Opinion

Breaking the disclosure deadlock

Breaking the disclosure deadlock

Published: 6th January 2020
Area: Litigation & Dispute Resolution
Author(s): Ravinder Johal ,

Trouble getting the other side to disclose their documents?  Then it might be time to make use of the seldom-used Civil Procedure Rule 31.5.

There are many reasons why getting a speedy response from the other side is advantageous to the litigation process.  However, it is often the case that once liability has been admitted, document disclosure is not forthcoming. This can lead to deadlock until the Court orders disclosure.

Why don’t parties disclose in a timely fashion?  The more cynical amongst us could think that certain parties are abusing the process by not disclosing in a timely fashion to push the claim towards limitation and benefit from the increased costs that litigation brings with it.

But even if the cause is not such an abuse of the process, disclosure delays can mean that the defendant is unable to put forward a reasonable offer as many of the claimed items remain unsubstantiated.

A recent case brought into the spotlight the little used Civil Procedure Rule 31.5 (3).  The district judge adjourned the Cost and Case Management Hearing (CCMH) due to the claimant’s failure to comply with this rule – an adjournment that could now lead to months of further delay. The Claimant was hit with the wasted costs of the CCMH and ordered to comply with Rule 31.5 (3) within 7 days, or face further sanctions.

Civil Procedure Rule 31.5 (3) places a duty on parties to serve a report, outlining which documents exist, where they are and the likely costs involved in giving standard disclosure.  Whilst standard disclosure usually takes place within four weeks of the CCMH, if Rule 31.5 (3) is followed, the process could be sped up significantly.  It also assists the parties in amending their cost budgets to reflect how much time is required in that phase of the budget to fully comply with disclosure, before the CCMH.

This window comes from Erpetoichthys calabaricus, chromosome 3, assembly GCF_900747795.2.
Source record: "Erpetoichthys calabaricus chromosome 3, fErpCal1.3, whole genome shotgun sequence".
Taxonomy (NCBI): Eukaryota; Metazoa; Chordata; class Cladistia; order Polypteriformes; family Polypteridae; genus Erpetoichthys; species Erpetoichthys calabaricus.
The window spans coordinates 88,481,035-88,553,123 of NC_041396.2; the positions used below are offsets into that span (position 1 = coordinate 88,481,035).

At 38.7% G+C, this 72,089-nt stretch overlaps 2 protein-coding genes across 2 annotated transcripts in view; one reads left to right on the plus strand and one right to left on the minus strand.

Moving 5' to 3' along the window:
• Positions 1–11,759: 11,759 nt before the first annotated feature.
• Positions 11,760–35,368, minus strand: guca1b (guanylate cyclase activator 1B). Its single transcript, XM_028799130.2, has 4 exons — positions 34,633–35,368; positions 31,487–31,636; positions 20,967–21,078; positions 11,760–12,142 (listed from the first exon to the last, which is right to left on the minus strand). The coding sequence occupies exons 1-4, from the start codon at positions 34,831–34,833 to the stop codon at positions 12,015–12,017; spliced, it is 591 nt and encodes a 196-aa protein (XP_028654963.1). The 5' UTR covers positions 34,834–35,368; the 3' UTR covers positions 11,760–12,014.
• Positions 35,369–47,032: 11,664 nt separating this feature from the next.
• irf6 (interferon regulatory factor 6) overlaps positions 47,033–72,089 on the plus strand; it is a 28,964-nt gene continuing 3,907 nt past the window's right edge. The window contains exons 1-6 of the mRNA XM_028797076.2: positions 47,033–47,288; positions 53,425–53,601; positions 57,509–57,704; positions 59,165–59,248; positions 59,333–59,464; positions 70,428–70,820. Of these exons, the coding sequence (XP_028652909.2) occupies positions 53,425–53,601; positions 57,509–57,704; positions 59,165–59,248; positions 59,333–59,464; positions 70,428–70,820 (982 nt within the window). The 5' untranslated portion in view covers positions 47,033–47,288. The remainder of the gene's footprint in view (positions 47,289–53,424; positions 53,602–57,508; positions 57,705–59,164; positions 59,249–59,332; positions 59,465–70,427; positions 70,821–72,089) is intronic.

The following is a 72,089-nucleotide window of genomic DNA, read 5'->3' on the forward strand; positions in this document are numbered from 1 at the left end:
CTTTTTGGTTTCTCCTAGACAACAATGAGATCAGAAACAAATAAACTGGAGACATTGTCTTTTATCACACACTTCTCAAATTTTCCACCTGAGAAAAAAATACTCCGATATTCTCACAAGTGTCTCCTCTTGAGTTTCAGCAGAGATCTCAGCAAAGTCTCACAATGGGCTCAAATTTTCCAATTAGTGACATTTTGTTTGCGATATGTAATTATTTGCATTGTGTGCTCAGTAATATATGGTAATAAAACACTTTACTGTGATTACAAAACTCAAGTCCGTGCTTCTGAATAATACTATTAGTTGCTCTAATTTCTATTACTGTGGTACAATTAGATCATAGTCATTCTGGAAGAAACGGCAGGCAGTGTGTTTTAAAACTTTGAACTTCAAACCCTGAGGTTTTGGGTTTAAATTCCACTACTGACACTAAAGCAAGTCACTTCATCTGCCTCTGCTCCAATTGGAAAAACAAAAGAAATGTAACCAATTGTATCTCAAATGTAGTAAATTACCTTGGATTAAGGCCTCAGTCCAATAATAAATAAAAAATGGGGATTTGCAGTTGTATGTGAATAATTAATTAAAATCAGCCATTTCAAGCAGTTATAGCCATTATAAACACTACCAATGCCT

Our view is that this obligation should be placed on the parties much sooner than 14 days before the CCMH and instead should be at the same time as service of the Claim Form.  At that point, the claimants solicitor will have undertaken a risk assessment of the likelihood of the claim succeeding and/or will have either been provided the documents to support that risk assessment, or been told by their client which documents they are in possession of to support their claim. To get hold of such a report, verified by a statement of truth, would certainly assist the parties in negotiating a settlement much quicker and possibly even avoid the need for the CCMH altogether.  This surely has to be a win-win situation for both sides.

For further information on this and to find out more about Civil Procedure Rule 31.5 please contact Rav Johal, partner in our litigation and dispute resolution team on +44 (0)121 214 1266.

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